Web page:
Purpose – The purpose of this article is to explore the possible negative asymmetric effects in the impact of service quality on the satisfaction and retention of different customer segments in a professional business services context. Negative asymmetry means that a lower than average service quality evaluation has a stronger effect on customer satisfaction and retention than a higher than average evaluation. Design/methodology/approach – The article provides a survey of 124 business customers of a Midwestern radio advertising services provider, preceded by nine in‐depth interviews with account reps of the advertising firm and two focus groups with business customers. Findings – Along the service quality dimensions – customer satisfaction – retention chain, there are significant negative asymmetric effects and the mediating role of satisfaction varies widely. There are important differences across customer groups: service outcomes are most important determinants of customer satisfaction for large and relatively newer accounts; functional quality dimensions (empathy) are most important factors for small and relatively mature accounts. Research limitations/implications – Surveying customers of one organization in one industry reduces the generalizability of the findings. The study employed only two segmentation variables, while many other variables could be investigated. The focus is on the asymmetric effects of service quality; other factors, such as costs, were not considered. Practical implications – Managers should invest resources in improving low performance in the service quality dimensions with strongest impact on customer satisfaction and highest negative asymmetry. The identified segment differences suggest the need to achieve strong results for large accounts and relatively new accounts. The customer relationship is most important for small accounts and relatively mature accounts. Maintaining service reliability is critical for small and new account retention. Originality/value – This study is a first effort to explore the differences in effects across service quality dimensions and customer segments in a professional business service context. The findings indicate that aggregating customers and the service quality measurement can offer misleading information to managers.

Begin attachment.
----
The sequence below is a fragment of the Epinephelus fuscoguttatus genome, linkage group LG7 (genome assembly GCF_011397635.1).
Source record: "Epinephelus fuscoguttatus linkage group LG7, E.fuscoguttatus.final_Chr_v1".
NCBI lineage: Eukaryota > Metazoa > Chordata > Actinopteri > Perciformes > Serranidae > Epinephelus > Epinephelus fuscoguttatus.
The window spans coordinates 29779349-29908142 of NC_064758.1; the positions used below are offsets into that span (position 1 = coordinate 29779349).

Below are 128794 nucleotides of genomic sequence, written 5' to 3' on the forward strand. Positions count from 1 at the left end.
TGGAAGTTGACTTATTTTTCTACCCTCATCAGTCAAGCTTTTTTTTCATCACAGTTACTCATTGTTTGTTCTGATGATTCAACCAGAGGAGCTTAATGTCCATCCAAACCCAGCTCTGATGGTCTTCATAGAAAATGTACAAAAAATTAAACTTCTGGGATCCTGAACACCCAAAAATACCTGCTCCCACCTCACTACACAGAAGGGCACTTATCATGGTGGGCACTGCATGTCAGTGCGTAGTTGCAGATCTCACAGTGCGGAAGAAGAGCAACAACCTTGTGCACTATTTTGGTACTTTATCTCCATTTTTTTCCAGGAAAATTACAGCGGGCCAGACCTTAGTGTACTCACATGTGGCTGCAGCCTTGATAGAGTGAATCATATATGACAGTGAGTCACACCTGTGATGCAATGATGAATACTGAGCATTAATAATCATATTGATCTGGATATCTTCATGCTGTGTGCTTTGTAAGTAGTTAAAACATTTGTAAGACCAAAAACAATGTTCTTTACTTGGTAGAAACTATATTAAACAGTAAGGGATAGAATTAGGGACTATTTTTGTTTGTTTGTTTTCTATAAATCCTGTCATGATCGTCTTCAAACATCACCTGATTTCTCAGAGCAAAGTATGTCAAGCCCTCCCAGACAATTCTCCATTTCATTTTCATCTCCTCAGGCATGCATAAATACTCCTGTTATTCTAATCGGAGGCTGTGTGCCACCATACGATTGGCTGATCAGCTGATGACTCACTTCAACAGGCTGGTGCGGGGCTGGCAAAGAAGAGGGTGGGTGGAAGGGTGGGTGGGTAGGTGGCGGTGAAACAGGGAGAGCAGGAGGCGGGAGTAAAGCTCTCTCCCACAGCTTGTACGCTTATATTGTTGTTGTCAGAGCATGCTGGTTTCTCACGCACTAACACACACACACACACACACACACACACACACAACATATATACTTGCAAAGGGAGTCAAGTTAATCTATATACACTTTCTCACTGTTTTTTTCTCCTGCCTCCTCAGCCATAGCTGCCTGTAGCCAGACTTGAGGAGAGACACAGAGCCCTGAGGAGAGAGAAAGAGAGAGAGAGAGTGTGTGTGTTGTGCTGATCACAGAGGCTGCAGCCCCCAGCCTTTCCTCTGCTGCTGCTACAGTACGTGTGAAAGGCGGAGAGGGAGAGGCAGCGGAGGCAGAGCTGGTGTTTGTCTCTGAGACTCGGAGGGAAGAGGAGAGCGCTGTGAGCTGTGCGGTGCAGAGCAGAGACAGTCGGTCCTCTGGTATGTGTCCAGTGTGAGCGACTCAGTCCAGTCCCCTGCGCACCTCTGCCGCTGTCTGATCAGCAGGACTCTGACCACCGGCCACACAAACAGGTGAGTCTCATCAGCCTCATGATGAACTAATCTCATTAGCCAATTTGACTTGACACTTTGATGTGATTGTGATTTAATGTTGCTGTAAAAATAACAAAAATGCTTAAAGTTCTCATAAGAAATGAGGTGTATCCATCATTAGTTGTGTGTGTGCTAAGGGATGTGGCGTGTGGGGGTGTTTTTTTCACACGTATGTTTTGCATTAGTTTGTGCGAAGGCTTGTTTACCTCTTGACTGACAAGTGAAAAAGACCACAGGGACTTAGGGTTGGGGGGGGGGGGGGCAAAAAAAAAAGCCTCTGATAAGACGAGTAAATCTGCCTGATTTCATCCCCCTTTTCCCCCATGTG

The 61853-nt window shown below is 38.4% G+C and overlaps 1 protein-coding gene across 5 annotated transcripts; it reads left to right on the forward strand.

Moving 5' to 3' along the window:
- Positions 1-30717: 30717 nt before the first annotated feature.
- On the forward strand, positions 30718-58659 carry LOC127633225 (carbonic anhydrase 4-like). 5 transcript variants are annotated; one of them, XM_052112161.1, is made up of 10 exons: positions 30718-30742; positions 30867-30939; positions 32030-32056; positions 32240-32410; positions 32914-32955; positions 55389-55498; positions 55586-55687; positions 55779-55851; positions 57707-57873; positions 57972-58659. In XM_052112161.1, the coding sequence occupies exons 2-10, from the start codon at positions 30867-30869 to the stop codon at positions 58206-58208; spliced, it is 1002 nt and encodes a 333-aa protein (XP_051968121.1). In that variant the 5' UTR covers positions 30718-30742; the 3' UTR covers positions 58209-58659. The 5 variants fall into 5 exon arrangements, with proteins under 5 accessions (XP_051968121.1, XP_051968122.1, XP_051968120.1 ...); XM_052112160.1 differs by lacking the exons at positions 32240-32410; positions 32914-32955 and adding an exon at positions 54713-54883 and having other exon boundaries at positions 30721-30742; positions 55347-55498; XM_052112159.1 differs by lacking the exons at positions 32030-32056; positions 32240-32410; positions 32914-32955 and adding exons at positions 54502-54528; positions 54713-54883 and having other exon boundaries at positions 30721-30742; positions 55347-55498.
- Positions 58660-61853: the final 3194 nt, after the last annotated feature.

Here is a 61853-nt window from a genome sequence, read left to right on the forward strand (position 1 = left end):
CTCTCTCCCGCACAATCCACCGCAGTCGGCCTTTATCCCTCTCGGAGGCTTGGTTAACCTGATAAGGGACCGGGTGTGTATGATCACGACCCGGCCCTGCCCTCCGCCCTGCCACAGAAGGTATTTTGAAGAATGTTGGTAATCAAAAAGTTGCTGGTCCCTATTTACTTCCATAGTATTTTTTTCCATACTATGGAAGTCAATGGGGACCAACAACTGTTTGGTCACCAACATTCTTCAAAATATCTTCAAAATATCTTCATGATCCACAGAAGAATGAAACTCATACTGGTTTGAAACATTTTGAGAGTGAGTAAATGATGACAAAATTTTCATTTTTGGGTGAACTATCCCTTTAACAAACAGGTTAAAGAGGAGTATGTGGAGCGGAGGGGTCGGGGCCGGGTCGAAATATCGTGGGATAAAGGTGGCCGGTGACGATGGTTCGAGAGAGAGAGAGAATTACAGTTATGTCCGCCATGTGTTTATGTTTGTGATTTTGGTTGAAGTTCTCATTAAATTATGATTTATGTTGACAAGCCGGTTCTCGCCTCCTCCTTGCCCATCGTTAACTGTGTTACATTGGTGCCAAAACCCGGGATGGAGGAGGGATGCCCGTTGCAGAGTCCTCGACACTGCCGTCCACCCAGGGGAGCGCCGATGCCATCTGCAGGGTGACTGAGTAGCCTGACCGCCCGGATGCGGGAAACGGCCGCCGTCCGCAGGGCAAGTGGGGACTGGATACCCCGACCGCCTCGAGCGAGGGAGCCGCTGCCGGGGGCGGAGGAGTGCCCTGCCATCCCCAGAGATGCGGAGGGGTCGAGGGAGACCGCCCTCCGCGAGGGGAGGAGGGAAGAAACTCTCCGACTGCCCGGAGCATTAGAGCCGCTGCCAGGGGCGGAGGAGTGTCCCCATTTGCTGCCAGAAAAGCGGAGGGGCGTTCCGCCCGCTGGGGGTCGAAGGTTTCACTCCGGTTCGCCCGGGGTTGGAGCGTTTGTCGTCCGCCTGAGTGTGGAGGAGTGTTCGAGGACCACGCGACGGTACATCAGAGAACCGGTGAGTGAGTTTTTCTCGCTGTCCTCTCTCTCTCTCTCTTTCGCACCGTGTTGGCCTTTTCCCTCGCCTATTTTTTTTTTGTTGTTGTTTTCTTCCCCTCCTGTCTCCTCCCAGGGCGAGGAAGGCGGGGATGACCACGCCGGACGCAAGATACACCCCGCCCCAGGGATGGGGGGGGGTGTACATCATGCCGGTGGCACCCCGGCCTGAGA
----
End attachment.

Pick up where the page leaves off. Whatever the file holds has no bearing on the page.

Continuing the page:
Journal of Services Marketing – Emerald Publishing
Published: Aug 7, 2007
Keywords: Customer services quality; Business‐to‐business marketing
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